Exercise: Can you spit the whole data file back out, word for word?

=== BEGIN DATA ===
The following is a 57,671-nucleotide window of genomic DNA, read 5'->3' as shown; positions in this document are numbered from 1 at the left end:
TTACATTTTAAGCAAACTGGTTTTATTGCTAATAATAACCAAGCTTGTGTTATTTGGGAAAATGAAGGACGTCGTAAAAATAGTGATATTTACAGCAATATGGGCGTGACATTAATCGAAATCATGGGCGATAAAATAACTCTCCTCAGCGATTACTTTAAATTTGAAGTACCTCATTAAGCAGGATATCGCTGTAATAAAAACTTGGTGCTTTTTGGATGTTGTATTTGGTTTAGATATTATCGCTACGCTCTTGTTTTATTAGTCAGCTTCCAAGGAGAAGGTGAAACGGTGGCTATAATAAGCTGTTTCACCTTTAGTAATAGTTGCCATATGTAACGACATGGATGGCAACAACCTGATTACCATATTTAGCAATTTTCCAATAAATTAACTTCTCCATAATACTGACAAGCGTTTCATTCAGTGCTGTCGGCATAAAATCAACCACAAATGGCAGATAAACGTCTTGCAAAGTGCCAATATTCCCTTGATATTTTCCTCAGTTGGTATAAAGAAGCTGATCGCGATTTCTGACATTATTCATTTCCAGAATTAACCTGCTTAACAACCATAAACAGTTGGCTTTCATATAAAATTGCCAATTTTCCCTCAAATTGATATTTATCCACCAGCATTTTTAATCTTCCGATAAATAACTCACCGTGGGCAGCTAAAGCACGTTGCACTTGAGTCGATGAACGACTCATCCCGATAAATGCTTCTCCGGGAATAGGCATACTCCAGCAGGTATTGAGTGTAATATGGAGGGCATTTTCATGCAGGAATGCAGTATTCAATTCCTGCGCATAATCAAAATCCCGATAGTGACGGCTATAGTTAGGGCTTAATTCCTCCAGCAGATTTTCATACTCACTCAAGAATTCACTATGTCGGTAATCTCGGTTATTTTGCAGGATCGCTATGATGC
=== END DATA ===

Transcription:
The following is a 57,671-nucleotide window of genomic DNA, read 5'->3' as shown; positions in this document are numbered from 1 at the left end:
TTACATTTTAAGCAAACTGGTTTTATTGCTAATAATAACCAAGCTTGTGTTATTTGGGAAAATGAAGGACGTCGTAAAAATAGTGATATTTACAGCAATATGGGCGTGACATTAATCGAAATCATGGGCGATAAAATAACTCTCCTCAGCGATTACTTTAAATTTGAAGTACCTCATTAAGCAGGATATCGCTGTAATAAAAACTTGGTGCTTTTTGGATGTTGTATTTGGTTTAGATATTATCGCTACGCTCTTGTTTTATTAGTCAGCTTCCAAGGAGAAGGTGAAACGGTGGCTATAATAAGCTGTTTCACCTTTAGTAATAGTTGCCATATGTAACGACATGGATGGCAACAACCTGATTACCATATTTAGCAATTTTCCAATAAATTAACTTCTCCATAATACTGACAAGCGTTTCATTCAGTGCTGTCGGCATAAAATCAACCACAAATGGCAGATAAACGTCTTGCAAAGTGCCAATATTCCCTTGATATTTTCCTCAGTTGGTATAAAGAAGCTGATCGCGATTTCTGACATTATTCATTTCCAGAATTAACCTGCTTAACAACCATAAACAGTTGGCTTTCATATAAAATTGCCAATTTTCCCTCAAATTGATATTTATCCACCAGCATTTTTAATCTTCCGATAAATAACTCACCGTGGGCAGCTAAAGCACGTTGCACTTGAGTCGATGAACGACTCATCCCGATAAATGCTTCTCCGGGAATAGGCATACTCCAGCAGGTATTGAGTGTAATATGGAGGGCATTTTCATGCAGGAATGCAGTATTCAATTCCTGCGCATAATCAAAATCCCGATAGTGACGGCTATAGTTAGGGCTTAATTCCTCCAGCAGATTTTCATACTCACTCAAGAATTCACTATGTCGGTAATCTCGGTTATTTTGCAGGATCGCTATGATGC